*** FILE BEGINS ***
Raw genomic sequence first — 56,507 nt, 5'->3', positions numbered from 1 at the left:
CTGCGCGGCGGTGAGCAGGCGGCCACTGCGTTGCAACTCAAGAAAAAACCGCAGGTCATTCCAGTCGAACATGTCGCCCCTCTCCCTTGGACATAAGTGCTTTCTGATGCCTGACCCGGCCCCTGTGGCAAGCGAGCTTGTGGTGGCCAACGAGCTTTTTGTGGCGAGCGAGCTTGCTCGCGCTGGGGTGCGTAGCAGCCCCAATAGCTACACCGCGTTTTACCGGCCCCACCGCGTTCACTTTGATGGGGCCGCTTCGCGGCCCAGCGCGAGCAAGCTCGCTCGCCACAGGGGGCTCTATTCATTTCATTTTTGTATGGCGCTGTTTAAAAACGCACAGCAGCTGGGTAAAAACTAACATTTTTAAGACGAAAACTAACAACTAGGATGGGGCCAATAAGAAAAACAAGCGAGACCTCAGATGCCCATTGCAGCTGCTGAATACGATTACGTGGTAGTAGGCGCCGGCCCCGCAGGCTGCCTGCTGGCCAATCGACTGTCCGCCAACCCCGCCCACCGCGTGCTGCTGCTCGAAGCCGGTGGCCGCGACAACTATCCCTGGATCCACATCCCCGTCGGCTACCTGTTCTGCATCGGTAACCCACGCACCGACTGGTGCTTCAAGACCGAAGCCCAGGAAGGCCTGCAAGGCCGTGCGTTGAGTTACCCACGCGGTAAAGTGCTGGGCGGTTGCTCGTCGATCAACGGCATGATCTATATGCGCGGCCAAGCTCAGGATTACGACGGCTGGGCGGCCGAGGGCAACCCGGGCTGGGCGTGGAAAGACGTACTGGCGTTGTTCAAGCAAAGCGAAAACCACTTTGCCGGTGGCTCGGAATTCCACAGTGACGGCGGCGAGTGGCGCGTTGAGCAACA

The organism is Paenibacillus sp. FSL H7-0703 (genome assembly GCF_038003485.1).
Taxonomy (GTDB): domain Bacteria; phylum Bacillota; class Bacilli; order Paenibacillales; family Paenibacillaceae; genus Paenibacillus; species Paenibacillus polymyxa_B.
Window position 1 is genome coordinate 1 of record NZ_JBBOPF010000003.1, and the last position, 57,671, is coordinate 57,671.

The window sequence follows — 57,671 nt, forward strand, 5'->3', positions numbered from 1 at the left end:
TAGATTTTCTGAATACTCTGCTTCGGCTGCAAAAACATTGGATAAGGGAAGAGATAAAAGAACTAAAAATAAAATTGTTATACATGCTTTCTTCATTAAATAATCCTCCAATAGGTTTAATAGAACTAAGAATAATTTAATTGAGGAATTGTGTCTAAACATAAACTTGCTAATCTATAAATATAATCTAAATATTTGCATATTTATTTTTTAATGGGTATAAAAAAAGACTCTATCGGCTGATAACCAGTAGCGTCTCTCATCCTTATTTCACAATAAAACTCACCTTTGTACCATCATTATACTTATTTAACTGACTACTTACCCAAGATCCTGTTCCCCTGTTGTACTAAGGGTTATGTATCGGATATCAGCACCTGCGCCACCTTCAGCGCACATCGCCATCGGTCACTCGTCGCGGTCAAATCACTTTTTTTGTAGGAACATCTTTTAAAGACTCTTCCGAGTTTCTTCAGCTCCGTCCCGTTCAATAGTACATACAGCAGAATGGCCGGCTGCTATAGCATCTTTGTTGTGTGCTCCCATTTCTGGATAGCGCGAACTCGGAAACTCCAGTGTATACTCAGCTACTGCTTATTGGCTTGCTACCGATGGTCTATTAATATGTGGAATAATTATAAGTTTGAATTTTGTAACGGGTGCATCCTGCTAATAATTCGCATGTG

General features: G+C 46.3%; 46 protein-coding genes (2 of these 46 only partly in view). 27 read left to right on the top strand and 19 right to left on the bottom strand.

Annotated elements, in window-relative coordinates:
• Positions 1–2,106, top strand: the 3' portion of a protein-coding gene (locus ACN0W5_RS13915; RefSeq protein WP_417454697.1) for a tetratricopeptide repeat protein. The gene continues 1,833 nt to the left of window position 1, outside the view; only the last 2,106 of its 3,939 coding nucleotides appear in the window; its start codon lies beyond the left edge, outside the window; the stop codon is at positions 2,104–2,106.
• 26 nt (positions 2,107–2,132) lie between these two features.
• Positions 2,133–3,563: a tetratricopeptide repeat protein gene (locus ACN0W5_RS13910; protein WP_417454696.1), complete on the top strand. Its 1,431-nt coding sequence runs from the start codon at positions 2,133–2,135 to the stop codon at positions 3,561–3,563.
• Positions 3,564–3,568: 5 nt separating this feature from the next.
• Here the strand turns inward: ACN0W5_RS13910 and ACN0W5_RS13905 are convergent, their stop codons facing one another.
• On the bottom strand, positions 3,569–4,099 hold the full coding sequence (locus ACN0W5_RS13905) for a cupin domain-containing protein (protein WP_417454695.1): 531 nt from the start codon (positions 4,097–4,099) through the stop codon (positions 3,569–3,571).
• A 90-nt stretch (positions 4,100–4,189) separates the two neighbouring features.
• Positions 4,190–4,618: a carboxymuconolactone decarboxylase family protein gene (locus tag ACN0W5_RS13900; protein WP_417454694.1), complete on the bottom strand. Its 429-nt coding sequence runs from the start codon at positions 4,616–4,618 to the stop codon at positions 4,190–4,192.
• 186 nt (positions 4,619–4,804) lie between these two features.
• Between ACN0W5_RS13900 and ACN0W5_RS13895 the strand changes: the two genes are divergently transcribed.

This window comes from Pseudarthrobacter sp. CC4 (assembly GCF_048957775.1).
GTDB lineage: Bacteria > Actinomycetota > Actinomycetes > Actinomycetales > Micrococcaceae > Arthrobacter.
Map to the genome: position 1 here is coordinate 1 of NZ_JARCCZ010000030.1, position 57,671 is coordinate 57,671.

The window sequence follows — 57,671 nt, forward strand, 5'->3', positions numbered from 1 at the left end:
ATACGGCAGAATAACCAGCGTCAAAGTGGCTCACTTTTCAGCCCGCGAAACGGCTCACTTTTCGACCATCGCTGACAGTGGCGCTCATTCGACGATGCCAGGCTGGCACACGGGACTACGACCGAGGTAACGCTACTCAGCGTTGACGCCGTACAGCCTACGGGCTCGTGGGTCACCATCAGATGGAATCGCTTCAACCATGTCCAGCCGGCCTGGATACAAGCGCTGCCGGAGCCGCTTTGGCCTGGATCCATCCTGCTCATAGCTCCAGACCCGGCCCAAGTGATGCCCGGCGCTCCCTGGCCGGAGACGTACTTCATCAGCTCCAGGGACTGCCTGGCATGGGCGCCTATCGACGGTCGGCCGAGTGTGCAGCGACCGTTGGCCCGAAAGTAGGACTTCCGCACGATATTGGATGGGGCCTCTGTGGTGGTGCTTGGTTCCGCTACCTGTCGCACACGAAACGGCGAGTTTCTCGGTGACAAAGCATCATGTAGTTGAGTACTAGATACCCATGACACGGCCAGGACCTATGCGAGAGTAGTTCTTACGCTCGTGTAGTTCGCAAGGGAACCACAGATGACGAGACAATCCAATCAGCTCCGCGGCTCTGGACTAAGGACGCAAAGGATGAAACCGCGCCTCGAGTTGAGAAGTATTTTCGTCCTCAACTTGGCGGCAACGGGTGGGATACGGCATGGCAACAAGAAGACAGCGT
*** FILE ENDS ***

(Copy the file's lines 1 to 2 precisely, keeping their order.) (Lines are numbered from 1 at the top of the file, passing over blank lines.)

Raw genomic sequence first — 56,507 nt, 5'->3', positions numbered from 1 at the left:
CTGCGCGGCGGTGAGCAGGCGGCCACTGCGTTGCAACTCAAGAAAAAACCGCAGGTCATTCCAGTCGAACATGTCGCCCCTCTCCCTTGGACATAAGTGCTTTCTGATGCCTGACCCGGCCCCTGTGGCAAGCGAGCTTGTGGTGGCCAACGAGCTTTTTGTGGCGAGCGAGCTTGCTCGCGCTGGGGTGCGTAGCAGCCCCAATAGCTACACCGCGTTTTACCGGCCCCACCGCGTTCACTTTGATGGGGCCGCTTCGCGGCCCAGCGCGAGCAAGCTCGCTCGCCACAGGGGGCTCTATTCATTTCATTTTTGTATGGCGCTGTTTAAAAACGCACAGCAGCTGGGTAAAAACTAACATTTTTAAGACGAAAACTAACAACTAGGATGGGGCCAATAAGAAAAACAAGCGAGACCTCAGATGCCCATTGCAGCTGCTGAATACGATTACGTGGTAGTAGGCGCCGGCCCCGCAGGCTGCCTGCTGGCCAATCGACTGTCCGCCAACCCCGCCCACCGCGTGCTGCTGCTCGAAGCCGGTGGCCGCGACAACTATCCCTGGATCCACATCCCCGTCGGCTACCTGTTCTGCATCGGTAACCCACGCACCGACTGGTGCTTCAAGACCGAAGCCCAGGAAGGCCTGCAAGGCCGTGCGTTGAGTTACCCACGCGGTAAAGTGCTGGGCGGTTGCTCGTCGATCAACGGCATGATCTATATGCGCGGCCAAGCTCAGGATTACGACGGCTGGGCGGCCGAGGGCAACCCGGGCTGGGCGTGGAAAGACGTACTGGCGTTGTTCAAGCAAAGCGAAAACCACTTTGCCGGTGGCTCGGAATTCCACAGTGACGGCGGCGAGTGGCGCGTTGAGCAACA